While Irene Peslikis is not that well-known for her art, what she is famous for is her activism in both feminism and the arts. She was a fierce socialist agitator and quite vociferous as a feminist. (Theos na filae–may your daughter never grow up to be these things–ftou ftou.) Peslikis was a radical feminist who organized the first show of Second Wave women artists and was a recognizable force in the NYC art scene in the 60s and 70s.
This is from the Wikipedia entry for her:
She was a founder of the New York Feminist Art Institute, which ran a full-time radical feminist art education program for women for years. She founded one of the first feminist groups called New York Radical Women which eventually led to the Redstockings (more about that below).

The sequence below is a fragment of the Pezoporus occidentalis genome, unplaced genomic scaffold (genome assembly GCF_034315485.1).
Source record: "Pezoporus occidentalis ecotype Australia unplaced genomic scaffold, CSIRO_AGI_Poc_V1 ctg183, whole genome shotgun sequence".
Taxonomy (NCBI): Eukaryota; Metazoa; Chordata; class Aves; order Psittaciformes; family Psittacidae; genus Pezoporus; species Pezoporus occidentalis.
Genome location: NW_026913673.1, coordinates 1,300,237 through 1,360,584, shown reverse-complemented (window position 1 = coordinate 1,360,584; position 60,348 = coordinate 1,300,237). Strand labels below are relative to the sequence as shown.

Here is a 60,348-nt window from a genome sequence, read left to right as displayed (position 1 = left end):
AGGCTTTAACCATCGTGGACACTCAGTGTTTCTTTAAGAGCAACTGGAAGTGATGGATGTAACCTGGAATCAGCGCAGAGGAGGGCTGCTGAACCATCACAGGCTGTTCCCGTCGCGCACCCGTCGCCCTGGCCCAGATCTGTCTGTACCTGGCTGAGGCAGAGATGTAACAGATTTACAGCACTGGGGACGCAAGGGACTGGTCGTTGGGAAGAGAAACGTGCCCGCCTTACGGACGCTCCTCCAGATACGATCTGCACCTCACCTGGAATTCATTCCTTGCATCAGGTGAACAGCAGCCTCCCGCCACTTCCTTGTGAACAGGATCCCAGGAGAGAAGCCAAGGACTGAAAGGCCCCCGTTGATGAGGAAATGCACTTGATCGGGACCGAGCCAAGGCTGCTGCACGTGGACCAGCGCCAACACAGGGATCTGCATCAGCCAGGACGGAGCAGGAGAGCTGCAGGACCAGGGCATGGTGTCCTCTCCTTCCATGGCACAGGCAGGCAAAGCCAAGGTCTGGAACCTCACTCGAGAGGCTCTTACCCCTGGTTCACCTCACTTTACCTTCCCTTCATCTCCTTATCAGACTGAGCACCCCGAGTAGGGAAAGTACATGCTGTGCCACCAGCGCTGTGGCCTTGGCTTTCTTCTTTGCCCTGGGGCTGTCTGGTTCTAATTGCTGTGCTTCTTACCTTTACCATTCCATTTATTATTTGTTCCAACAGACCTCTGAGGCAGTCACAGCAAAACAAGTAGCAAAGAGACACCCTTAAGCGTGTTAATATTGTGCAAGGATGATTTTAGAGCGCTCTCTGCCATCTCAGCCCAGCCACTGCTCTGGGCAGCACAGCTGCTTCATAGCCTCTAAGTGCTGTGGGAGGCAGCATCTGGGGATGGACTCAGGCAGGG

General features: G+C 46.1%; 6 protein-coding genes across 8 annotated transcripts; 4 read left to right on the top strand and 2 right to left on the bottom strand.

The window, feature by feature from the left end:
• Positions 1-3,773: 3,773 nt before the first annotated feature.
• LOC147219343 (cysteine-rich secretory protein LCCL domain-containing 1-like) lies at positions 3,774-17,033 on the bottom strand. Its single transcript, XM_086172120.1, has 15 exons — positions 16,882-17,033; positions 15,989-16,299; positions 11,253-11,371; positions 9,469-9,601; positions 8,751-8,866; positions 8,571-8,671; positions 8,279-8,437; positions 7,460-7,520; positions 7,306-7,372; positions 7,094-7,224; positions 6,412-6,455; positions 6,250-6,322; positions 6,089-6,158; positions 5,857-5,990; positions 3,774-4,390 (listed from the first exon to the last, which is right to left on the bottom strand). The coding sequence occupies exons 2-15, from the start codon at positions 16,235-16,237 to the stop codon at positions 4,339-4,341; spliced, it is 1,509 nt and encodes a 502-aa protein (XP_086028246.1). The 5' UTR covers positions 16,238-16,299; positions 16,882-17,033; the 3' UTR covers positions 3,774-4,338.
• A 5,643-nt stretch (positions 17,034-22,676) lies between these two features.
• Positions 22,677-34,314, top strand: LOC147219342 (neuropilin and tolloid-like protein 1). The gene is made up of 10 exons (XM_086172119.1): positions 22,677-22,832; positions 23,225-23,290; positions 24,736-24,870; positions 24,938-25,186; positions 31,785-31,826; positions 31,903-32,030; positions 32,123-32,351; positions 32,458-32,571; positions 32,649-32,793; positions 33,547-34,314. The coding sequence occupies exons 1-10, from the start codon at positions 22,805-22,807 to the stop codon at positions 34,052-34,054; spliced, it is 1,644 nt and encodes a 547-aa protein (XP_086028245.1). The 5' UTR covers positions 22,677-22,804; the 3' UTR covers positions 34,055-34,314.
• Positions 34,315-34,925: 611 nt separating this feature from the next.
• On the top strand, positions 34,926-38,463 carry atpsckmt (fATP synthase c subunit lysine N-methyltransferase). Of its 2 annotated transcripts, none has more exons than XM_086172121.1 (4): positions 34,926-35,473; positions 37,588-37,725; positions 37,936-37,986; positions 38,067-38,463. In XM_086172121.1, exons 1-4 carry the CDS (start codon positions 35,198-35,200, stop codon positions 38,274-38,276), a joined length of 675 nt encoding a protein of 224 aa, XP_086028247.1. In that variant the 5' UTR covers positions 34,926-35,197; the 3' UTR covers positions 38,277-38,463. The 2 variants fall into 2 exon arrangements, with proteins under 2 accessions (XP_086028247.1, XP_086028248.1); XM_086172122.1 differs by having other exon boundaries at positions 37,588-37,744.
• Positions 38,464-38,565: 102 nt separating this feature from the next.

Irene Peslikis revolved around other leading female feminist artists and activists including Cindy Nemser, Patricia Mainardi, and along with artists Marjorie Kramer and Lucia Vernarelli, they started Women and Art, which they deemed the “first women artists’ feminist-oriented journal.” She was also instrumental in founding Redstockings, a communist-leaning consciousness-raising organization that served as a collective receptacle for avant-garde women artists. (It was a spin on the disparaging title of “Bluestockings” to signal its leftist leanings.). This experience helped Cindy Nemser, who officially joined Redstockings, solidify her position as a feminist critic and activist. Irene Peslikis acted as a guiding force and mentor for younger women artists that came into her circle. It was thanks to her encouragement that Alice Neel advanced to becoming a famous feminist artist. The two were close friends, with Irene acting as a mentor-muse for Alice. Her involvement in Redstockings is legendary. She was a key organizer and participant of the Redstocking abortion speak-out at Washington Square Methodist Church in 1969.